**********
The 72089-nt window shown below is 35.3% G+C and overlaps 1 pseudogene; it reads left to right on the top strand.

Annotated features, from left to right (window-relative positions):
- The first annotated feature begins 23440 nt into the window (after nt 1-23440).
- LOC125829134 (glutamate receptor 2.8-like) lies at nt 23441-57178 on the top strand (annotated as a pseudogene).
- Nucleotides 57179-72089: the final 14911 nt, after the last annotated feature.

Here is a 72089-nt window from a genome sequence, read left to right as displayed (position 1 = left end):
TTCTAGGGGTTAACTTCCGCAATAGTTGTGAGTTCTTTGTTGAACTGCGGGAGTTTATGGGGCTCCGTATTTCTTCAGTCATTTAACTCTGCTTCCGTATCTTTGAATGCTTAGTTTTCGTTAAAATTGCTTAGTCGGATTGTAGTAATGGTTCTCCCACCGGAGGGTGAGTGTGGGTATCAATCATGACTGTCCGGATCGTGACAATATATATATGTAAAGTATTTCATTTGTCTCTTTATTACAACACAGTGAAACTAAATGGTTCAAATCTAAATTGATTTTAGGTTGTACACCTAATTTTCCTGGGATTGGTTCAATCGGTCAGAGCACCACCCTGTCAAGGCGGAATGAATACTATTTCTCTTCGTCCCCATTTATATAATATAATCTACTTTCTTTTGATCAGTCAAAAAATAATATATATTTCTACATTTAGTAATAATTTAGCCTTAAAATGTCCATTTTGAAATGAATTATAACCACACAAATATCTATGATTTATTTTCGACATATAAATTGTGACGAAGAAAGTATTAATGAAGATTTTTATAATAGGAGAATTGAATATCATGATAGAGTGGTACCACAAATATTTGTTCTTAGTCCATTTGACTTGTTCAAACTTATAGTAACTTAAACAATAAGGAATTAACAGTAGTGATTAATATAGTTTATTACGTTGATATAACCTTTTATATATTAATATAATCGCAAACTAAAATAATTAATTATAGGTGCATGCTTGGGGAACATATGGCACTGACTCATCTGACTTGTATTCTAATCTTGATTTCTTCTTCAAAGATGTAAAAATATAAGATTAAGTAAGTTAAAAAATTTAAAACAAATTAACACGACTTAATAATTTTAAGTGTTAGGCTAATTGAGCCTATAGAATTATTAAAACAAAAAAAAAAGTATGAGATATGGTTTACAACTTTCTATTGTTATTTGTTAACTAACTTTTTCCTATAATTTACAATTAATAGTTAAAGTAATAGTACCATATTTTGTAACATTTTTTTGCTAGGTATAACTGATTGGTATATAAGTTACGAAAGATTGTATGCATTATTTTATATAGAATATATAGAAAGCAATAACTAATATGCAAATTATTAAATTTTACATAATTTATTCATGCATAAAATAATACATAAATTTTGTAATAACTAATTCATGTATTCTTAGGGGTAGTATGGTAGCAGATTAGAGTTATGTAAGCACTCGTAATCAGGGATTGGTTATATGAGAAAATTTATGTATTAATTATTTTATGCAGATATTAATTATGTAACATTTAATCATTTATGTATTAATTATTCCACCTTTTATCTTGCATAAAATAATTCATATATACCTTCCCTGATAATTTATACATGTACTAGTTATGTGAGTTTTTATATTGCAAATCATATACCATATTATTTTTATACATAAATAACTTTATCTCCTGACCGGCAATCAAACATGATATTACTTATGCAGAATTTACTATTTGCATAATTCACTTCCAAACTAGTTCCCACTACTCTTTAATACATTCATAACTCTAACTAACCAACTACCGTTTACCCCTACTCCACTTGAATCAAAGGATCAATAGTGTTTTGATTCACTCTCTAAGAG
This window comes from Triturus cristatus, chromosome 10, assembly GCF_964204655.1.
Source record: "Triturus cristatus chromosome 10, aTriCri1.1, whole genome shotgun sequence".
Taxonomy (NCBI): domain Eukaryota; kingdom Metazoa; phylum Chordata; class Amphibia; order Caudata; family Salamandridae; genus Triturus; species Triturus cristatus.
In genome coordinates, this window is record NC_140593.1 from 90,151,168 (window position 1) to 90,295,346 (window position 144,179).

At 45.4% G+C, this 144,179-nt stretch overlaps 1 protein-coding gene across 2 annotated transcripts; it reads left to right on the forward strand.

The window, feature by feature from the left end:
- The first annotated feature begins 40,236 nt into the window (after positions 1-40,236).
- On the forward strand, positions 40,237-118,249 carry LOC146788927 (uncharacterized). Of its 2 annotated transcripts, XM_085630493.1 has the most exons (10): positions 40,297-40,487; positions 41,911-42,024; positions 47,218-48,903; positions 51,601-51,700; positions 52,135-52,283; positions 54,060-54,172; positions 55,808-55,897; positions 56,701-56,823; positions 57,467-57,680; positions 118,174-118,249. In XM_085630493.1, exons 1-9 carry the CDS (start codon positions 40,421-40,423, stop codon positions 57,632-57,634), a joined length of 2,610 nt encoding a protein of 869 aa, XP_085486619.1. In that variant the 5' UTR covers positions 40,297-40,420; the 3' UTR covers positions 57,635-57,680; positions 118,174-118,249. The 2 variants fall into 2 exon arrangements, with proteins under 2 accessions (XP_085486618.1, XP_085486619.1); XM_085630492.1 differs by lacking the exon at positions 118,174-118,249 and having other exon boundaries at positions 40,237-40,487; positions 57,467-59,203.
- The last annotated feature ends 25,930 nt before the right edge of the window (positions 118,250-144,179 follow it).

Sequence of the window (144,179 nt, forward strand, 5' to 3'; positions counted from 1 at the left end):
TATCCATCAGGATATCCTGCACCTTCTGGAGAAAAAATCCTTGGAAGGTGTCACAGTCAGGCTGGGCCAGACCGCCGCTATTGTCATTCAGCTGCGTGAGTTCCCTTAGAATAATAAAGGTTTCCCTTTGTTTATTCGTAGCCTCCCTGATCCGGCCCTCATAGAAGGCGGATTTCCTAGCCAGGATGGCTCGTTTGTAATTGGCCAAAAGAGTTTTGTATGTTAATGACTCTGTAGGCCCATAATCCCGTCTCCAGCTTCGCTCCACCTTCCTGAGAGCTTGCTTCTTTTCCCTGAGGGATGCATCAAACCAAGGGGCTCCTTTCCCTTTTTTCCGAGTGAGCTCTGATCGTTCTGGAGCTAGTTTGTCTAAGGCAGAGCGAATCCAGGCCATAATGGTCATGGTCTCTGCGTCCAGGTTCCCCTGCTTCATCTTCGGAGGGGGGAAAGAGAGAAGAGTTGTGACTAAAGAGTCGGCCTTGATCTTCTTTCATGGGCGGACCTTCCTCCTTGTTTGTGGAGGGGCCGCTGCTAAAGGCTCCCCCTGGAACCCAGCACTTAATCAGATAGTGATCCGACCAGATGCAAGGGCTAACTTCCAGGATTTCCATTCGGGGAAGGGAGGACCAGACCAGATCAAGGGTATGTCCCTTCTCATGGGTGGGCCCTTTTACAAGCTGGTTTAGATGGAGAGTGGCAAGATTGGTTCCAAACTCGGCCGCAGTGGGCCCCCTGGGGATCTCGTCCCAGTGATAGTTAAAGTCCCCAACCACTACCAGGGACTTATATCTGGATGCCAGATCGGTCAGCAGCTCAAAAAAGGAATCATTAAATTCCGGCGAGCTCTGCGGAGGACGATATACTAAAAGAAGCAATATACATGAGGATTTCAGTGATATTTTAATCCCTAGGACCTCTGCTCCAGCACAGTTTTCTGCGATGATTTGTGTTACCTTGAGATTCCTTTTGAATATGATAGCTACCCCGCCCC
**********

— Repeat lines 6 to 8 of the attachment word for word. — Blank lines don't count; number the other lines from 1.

Here is a 72089-nt window from a genome sequence, read left to right as displayed (position 1 = left end):
TTCTAGGGGTTAACTTCCGCAATAGTTGTGAGTTCTTTGTTGAACTGCGGGAGTTTATGGGGCTCCGTATTTCTTCAGTCATTTAACTCTGCTTCCGTATCTTTGAATGCTTAGTTTTCGTTAAAATTGCTTAGTCGGATTGTAGTAATGGTTCTCCCACCGGAGGGTGAGTGTGGGTATCAATCATGACTGTCCGGATCGTGACAATATATATATGTAAAGTATTTCATTTGTCTCTTTATTACAACACAGTGAAACTAAATGGTTCAAATCTAAATTGATTTTAGGTTGTACACCTAATTTTCCTGGGATTGGTTCAATCGGTCAGAGCACCACCCTGTCAAGGCGGAATGAATACTATTTCTCTTCGTCCCCATTTATATAATATAATCTACTTTCTTTTGATCAGTCAAAAAATAATATATATTTCTACATTTAGTAATAATTTAGCCTTAAAATGTCCATTTTGAAATGAATTATAACCACACAAATATCTATGATTTATTTTCGACATATAAATTGTGACGAAGAAAGTATTAATGAAGATTTTTATAATAGGAGAATTGAATATCATGATAGAGTGGTACCACAAATATTTGTTCTTAGTCCATTTGACTTGTTCAAACTTATAGTAACTTAAACAATAAGGAATTAACAGTAGTGATTAATATAGTTTATTACGTTGATATAACCTTTTATATATTAATATAATCGCAAACTAAAATAATTAATTATAGGTGCATGCTTGGGGAACATATGGCACTGACTCATCTGACTTGTATTCTAATCTTGATTTCTTCTTCAAAGATGTAAAAATATAAGATTAAGTAAGTTAAAAAATTTAAAACAAATTAACACGACTTAATAATTTTAAGTGTTAGGCTAATTGAGCCTATAGAATTATTAAAACAAAAAAAAAAGTATGAGATATGGTTTACAACTTTCTATTGTTATTTGTTAACTAACTTTTTCCTATAATTTACAATTAATAGTTAAAGTAATAGTACCATATTTTGTAACATTTTTTTGCTAGGTATAACTGATTGGTATATAAGTTACGAAAGATTGTATGCATTATTTTATATAGAATATATAGAAAGCAATAACTAATATGCAAATTATTAAATTTTACATAATTTATTCATGCATAAAATAATACATAAATTTTGTAATAACTAATTCATGTATTCTTAGGGGTAGTATGGTAGCAGATTAGAGTTATGTAAGCACTCGTAATCAGGGATTGGTTATATGAGAAAATTTATGTATTAATTATTTTATGCAGATATTAATTATGTAACATTTAATCATTTATGTATTAATTATTCCACCTTTTATCTTGCATAAAATAATTCATATATACCTTCCCTGATAATTTATACATGTACTAGTTATGTGAGTTTTTATATTGCAAATCATATACCATATTATTTTTATACATAAATAACTTTATCTCCTGACCGGCAATCAAACATGATATTACTTATGCAGAATTTACTATTTGCATAATTCACTTCCAAACTAGTTCCCACTACTCTTTAATACATTCATAACTCTAACTAACCAACTACCGTTTACCCCTACTCCACTTGAATCAAAGGATCAATAGTGTTTTGATTCACTCTCTAAGAG
This window comes from Triturus cristatus, chromosome 10, assembly GCF_964204655.1.